When Madison Mount and his wife, Charmaine Ehrhart, bought a tiny, 1912 craftsman bungalow in Oakland, Calif., for $925,000 in 2008, they thought it was perfect.
“The first time we saw it we fell in love with it,” says Mr. Mount, 45, a partner in design firm IDEO. They also loved where it was located—within walking distance of stores and restaurants. “It gave us what we loved about living in the city,” says Dr. Ehrhart, 49, a psychologist.
At first, the 1,800-square-foot, three-bedroom, one-bathroom house with a galley kitchen and a minuscule powder room sufficed for the couple and their two children. They tolerated the pink and blue bathroom tiles, which they describe as “Miami Vice,” and the distorted layout, which reduced the flow between the living room and the kitchen.
The renovation included a new kitchen to replace what had been a small galley kitchen.
Architecture firm Medium Plenty left features the couple liked about the house, including the gumwood trim on the interior and much of the wood flooring.
A new main bathroom connected to a new main bedroom is on the second floor of the two-story addition.
Architect Gretchen Krebs describes the aesthetic as “Euromodern,” or high-end bespoke.
After living there for about eight years, the family wanted more space. Mr. Mount and Dr. Ehrhart wanted a main bedroom that overlooked the backyard instead of the street to get away from the noise from busses and garbage trucks. Their children, now 12 and 14, wanted equal-size bedrooms and a bathroom separate from their parents. Everyone wanted a nicer kitchen.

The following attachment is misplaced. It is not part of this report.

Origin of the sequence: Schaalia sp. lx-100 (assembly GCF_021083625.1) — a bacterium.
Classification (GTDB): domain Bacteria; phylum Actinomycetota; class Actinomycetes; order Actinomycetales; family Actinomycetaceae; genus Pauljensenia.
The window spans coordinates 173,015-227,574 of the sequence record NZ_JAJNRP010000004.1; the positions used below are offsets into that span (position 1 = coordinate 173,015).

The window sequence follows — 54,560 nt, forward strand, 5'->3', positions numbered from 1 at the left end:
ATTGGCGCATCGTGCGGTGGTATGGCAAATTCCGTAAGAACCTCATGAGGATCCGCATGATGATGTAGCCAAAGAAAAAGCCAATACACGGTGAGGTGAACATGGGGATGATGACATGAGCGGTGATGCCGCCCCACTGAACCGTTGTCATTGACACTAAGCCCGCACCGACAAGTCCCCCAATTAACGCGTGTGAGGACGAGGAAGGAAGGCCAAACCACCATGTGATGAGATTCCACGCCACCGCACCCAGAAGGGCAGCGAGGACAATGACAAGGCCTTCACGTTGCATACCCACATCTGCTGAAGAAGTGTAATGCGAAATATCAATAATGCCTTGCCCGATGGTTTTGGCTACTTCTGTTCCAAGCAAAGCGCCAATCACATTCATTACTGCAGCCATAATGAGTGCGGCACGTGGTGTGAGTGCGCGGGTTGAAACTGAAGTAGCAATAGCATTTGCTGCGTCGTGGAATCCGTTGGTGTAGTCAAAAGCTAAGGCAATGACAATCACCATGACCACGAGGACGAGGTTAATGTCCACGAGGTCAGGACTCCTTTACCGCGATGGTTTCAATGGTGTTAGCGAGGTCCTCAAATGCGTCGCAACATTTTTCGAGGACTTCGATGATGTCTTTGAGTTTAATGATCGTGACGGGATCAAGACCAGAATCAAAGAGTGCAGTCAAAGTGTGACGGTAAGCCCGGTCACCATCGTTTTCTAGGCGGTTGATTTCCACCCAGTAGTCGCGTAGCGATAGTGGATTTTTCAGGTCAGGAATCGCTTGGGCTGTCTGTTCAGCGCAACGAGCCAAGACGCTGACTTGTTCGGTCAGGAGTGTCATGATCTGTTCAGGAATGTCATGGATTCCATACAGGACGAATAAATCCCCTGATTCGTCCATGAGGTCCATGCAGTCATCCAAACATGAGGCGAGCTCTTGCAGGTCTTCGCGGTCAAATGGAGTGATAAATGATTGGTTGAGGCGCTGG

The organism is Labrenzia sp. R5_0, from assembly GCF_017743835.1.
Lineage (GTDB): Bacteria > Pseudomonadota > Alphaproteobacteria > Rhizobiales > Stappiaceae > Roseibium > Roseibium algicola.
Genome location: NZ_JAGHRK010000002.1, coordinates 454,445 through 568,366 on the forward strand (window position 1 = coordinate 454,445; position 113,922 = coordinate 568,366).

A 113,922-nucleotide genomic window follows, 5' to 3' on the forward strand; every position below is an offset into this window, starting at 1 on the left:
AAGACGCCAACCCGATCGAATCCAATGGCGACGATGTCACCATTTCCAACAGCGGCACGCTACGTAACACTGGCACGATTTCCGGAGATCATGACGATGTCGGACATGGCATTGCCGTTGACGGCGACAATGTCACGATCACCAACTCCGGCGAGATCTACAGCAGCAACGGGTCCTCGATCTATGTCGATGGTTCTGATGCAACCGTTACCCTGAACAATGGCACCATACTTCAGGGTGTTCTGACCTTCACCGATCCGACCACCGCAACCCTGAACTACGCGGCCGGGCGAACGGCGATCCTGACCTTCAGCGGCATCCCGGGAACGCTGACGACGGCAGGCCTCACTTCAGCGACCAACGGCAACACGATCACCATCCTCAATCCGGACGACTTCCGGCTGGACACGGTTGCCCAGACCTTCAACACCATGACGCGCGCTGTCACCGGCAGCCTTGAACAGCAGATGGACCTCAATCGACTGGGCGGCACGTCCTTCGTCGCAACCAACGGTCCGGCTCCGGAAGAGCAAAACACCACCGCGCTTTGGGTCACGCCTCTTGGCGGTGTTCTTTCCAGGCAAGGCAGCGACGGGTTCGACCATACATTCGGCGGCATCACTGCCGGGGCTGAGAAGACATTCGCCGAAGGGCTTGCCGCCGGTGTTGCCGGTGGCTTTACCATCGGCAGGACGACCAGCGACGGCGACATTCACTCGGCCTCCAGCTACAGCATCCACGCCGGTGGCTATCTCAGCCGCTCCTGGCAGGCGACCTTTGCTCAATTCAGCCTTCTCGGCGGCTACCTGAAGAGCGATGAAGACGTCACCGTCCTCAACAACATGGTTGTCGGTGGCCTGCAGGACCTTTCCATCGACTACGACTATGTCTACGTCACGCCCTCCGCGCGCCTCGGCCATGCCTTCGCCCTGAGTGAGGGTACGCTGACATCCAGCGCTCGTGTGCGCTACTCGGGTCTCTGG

The $700,000 renovation increased the square footage to about 2,200, added a main bedroom and bathroom, and included a new two-story, modern, dark-stained cedar, cubed structure that contains the main bedroom and bathroom on top and, below, a kitchen with sliding glass doors that open to a back deck and yard. The dining room also opens out to the back.
“The goal was to leave the original bones as much as possible while melding the old and the new together,” says Gretchen Krebs, co-founder of architecture firm Medium Plenty who designed the renovation. “That was a challenge.”
- Windows / doors: $40,000
- Stone and tile finishes in kitchen and bathrooms: $35,000
- Wood flooring: $23,000
- Built-in leather corner banquette: $5,000
- Corner fireplace unit with custom metal surround: $10,000
- Plumbing and lighting fixtures: $50,000
- Cabinetry and casework: $20,000
What the architects left was the gumwood trim on the interior and much of the wood flooring. New details included a caramel-color leather banquette, a copper-lined appliance cocktail bar and custom light fixtures. Ms. Krebs describes the aesthetic as “Euromodern,” or high-end bespoke. The modern, sleek back of the house now looks completely different from the traditional Craftsman front of the house.
Mr. Mount says that designing systems for clients means he is constantly thinking about improving the way things work. That was true for his house as well. “Sometimes it was radical stuff, and sometimes small stuff,” he says. Particularly important to him was getting the sound system and lighting flexible, so they could be adjusted according to the family’s moods, he says. They like bright lights while they are cooking and dimmer lights during dinner, for example.
The next step is a new guesthouse in the backyard, which can double as an office and a workout space, something Mr. Mount and Dr. Ehrhart estimate will cost about $300,000. They want to improve the landscaping and add a hot tub. They expect to start construction soon.
Write to Nancy Keates at [email protected]
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